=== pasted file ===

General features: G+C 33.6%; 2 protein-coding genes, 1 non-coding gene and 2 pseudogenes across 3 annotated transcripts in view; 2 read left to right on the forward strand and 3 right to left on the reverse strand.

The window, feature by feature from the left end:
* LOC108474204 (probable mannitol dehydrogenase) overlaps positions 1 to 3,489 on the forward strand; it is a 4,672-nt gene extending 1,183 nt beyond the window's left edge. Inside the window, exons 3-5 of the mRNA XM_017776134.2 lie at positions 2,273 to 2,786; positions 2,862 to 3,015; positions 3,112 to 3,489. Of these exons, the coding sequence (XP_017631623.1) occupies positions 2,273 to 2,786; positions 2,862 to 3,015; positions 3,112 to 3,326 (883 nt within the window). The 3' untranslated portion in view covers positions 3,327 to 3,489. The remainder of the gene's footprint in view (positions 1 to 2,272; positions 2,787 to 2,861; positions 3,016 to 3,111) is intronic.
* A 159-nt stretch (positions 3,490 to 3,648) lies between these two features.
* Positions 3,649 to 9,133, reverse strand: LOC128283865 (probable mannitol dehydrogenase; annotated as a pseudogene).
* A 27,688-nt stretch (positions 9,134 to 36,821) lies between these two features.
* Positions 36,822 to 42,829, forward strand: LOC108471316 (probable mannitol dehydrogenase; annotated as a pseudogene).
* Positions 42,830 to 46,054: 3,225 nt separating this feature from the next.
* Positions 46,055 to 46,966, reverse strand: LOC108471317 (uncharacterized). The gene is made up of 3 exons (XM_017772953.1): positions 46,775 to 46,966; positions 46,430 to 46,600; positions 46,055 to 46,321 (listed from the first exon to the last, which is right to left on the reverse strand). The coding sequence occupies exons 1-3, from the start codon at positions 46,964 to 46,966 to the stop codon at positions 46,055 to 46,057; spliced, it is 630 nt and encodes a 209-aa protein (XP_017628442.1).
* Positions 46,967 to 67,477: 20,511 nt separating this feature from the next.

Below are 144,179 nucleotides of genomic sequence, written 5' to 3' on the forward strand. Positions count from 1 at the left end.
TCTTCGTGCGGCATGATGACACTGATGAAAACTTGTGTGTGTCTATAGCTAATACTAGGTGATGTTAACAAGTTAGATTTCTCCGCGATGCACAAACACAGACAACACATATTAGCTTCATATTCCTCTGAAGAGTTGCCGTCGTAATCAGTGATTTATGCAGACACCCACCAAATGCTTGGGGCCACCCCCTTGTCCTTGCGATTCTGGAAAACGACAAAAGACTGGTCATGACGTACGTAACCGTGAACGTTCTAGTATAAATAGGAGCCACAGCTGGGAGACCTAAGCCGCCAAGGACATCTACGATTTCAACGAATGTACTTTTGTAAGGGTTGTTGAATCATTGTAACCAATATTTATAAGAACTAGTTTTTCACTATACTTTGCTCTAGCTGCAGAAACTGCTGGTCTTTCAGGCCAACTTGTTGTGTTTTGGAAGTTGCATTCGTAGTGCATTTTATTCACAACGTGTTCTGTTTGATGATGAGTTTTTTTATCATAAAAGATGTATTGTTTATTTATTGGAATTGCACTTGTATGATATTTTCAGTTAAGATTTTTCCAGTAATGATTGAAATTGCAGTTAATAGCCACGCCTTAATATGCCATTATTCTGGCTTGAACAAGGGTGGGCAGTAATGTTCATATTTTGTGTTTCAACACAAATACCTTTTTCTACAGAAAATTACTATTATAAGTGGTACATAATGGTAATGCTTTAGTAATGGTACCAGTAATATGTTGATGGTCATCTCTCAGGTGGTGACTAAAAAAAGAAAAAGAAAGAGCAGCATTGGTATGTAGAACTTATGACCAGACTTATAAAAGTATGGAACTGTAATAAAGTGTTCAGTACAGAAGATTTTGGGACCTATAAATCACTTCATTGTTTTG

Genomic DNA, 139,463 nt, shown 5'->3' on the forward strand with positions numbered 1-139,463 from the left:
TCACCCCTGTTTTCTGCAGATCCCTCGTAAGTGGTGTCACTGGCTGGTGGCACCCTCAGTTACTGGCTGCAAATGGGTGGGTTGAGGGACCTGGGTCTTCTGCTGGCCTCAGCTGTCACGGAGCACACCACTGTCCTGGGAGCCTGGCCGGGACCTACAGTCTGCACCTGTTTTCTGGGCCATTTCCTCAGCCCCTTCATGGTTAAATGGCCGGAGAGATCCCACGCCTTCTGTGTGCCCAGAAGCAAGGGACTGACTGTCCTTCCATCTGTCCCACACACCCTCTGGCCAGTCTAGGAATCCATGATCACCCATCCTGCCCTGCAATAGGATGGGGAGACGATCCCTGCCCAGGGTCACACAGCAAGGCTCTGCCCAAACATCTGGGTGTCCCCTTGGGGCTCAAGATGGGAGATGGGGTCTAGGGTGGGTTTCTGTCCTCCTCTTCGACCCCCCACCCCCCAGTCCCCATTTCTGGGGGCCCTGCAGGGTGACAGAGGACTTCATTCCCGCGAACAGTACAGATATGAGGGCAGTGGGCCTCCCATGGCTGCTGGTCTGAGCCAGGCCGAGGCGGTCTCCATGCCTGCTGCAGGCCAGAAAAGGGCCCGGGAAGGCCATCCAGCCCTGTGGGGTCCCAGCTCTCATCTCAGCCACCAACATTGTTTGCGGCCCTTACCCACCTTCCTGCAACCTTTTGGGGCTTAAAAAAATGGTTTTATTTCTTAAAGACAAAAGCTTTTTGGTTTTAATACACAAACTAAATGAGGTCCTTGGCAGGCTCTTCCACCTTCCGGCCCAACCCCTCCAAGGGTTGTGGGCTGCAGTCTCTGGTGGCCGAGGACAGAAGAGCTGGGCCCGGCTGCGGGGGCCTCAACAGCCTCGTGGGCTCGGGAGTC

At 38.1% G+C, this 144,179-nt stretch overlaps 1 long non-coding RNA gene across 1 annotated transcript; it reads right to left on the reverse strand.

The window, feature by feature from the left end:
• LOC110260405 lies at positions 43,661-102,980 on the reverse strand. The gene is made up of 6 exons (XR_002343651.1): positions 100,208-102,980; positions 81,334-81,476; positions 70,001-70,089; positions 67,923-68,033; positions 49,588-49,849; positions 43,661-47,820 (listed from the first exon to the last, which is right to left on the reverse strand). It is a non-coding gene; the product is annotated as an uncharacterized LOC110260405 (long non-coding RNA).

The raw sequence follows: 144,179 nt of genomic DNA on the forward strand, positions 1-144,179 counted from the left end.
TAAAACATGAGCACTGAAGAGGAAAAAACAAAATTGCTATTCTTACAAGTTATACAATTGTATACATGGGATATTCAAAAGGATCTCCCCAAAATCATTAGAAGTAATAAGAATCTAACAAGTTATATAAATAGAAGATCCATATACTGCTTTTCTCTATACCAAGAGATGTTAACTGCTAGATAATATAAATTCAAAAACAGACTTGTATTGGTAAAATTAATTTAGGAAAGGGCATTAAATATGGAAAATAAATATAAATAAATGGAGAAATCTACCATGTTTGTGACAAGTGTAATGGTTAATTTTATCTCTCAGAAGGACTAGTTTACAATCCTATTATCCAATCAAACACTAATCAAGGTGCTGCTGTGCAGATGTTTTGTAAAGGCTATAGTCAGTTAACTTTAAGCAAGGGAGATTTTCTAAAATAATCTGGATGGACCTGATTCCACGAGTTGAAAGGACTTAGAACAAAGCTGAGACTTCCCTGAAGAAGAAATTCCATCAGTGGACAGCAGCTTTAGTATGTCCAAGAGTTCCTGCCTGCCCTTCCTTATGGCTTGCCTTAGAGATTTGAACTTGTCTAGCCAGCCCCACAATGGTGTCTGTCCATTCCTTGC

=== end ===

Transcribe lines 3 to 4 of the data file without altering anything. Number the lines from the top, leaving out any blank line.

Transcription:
* LOC108474204 (probable mannitol dehydrogenase) overlaps positions 1 to 3,489 on the forward strand; it is a 4,672-nt gene extending 1,183 nt beyond the window's left edge. Inside the window, exons 3-5 of the mRNA XM_017776134.2 lie at positions 2,273 to 2,786; positions 2,862 to 3,015; positions 3,112 to 3,489. Of these exons, the coding sequence (XP_017631623.1) occupies positions 2,273 to 2,786; positions 2,862 to 3,015; positions 3,112 to 3,326 (883 nt within the window). The 3' untranslated portion in view covers positions 3,327 to 3,489. The remainder of the gene's footprint in view (positions 1 to 2,272; positions 2,787 to 2,861; positions 3,016 to 3,111) is intronic.
* A 159-nt stretch (positions 3,490 to 3,648) lies between these two features.